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The preceding chapters, which deal with myriad facets of the Precambrian geology of the conterminous United States, necessarily emphasize local descriptions and details. In this chapter we consider some broader regional and global relations. Hamilton discusses some of the difficulties with conventional views of the early evolution of the crust, and speculates that the geology of Venus, as elucidated by the new Magellan imagery, may provide a model for terrestrial Archean tectonics. Farmer and Ball describe the Nd-Sm isotopic system and discuss the applications of Nd-Sm studies to the determination of model crustal ages and delineation of major crustal provinces. Finally, we summarize the development of the southern part of Laurentia, the Late Proterozoic to early Paleozoic supercontinent that was fragmented during the Paleozoic and Mesozoic to produce the North American craton.

Geologic processes have changed greatly as the Earth has progressively lost heat, and plate-tectonic models that work well for the Phanerozoic (where my own expertise mostly lies) become progressively less applicable to successively older Precambrian assemblages. These models nevertheless can be fitted with reasonable success to Proterozoic geology, as Hoffman has been the leader in demonstrating; his 1989a paper provided excellent syntheses of the geology and tectonic significance of the Proterozoic tracts of Canada and the United States in such terms. Accretionary wedges, ophiolites, fore-arc and back-arc basins, oceanic and continental magmatic arcs, and rifted-margin sedimentary wedges are all recognizable in Proterozoic assemblages although different in important ways from modern ones.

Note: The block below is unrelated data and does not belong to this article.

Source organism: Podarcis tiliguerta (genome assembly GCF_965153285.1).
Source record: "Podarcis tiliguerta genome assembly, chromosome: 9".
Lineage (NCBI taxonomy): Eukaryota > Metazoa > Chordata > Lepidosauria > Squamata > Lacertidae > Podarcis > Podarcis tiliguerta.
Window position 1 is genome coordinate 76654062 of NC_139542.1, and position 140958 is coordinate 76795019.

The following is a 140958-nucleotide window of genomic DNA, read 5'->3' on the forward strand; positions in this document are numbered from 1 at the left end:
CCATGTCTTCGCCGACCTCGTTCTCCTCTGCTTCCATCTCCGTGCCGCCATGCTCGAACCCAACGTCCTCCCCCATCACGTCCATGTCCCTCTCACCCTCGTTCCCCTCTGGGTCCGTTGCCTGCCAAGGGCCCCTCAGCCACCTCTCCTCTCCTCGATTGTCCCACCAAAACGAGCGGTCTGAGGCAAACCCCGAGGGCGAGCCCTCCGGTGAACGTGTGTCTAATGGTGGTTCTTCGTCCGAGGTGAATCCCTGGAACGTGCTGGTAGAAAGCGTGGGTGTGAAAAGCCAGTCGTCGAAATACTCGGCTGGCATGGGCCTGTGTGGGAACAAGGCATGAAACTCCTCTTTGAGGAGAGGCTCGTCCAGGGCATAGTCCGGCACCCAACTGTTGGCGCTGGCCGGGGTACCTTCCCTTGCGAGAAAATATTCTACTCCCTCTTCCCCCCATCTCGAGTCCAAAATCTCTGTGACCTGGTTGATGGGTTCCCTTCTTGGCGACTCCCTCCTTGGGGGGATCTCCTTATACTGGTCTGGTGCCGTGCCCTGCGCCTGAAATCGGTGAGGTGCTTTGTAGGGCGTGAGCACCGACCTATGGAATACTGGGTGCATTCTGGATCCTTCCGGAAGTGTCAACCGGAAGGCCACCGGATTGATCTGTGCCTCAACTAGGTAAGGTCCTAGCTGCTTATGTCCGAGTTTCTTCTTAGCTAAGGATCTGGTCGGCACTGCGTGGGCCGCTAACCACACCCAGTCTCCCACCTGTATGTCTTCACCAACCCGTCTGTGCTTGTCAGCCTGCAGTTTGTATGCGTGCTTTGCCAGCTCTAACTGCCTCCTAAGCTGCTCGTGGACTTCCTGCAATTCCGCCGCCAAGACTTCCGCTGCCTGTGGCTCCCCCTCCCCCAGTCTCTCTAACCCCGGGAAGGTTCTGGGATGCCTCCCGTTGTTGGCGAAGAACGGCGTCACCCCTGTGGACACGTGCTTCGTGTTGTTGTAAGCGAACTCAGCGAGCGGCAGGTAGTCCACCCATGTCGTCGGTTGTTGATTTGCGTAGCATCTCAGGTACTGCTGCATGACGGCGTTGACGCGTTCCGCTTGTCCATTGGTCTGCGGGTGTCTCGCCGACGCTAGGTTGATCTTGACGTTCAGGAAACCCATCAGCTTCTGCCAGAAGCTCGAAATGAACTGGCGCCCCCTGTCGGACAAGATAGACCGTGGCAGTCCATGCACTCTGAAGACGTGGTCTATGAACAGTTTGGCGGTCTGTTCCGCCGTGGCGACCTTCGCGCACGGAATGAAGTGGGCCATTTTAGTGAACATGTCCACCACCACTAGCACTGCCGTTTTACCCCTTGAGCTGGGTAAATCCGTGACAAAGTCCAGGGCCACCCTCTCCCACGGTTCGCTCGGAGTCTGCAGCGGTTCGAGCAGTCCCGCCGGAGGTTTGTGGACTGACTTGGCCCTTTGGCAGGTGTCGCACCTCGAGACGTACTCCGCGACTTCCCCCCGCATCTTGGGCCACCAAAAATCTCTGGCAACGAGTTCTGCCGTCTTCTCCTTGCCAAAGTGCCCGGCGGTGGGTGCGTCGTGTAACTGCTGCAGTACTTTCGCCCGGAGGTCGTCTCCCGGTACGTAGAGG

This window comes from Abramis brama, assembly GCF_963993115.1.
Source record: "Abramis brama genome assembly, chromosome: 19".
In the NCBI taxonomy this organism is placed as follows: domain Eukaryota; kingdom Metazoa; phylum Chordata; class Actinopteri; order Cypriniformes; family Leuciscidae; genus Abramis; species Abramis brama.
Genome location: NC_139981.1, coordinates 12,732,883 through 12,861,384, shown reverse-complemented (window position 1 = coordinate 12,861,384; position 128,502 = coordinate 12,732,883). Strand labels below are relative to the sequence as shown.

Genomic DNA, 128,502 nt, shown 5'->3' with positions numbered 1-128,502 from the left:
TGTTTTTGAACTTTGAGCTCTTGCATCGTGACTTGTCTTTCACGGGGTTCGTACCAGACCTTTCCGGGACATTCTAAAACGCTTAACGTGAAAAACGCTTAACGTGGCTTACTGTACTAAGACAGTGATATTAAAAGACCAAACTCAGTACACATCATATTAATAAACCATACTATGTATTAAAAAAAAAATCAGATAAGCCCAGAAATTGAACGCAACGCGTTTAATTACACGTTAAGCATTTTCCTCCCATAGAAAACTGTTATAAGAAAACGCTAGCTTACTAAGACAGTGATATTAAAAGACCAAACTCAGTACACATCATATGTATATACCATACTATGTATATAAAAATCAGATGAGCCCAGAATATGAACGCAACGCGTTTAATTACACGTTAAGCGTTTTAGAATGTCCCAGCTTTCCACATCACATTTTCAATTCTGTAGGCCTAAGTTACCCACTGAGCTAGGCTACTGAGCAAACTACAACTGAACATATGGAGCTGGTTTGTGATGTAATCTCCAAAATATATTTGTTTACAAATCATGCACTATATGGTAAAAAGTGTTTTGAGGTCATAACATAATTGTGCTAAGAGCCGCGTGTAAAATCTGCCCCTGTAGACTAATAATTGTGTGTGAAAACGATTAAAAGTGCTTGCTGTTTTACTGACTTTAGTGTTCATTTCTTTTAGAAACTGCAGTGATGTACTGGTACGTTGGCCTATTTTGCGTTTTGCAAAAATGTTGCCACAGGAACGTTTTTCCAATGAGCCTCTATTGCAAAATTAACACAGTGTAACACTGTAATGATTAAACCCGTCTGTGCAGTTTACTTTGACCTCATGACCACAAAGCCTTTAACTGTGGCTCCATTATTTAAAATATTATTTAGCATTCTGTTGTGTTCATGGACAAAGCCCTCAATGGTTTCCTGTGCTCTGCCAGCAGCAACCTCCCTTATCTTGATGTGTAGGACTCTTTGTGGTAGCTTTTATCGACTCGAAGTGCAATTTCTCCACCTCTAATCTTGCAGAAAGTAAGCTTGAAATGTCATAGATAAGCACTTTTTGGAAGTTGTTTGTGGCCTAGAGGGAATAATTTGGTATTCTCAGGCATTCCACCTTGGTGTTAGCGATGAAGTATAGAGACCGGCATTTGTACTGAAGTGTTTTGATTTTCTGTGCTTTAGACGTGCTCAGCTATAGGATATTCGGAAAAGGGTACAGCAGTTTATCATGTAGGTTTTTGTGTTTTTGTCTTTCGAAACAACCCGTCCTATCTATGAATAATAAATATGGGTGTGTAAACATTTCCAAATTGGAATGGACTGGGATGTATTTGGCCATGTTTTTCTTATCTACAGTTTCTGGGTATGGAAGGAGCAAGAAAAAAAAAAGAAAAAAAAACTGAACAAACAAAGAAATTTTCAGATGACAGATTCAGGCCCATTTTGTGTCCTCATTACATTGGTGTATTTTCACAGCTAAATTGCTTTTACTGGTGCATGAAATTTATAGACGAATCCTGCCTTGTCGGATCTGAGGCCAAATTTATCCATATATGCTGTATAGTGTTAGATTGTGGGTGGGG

Archean rock and tectonic assemblages are markedly less yet like modern ones. Although an increasing consensus (as, Hoffman, 1989a; until recently, I concurred) holds that Archean geologic processes also were dominated by plate tectonics, major features now appear to me inexplicable in such terms.

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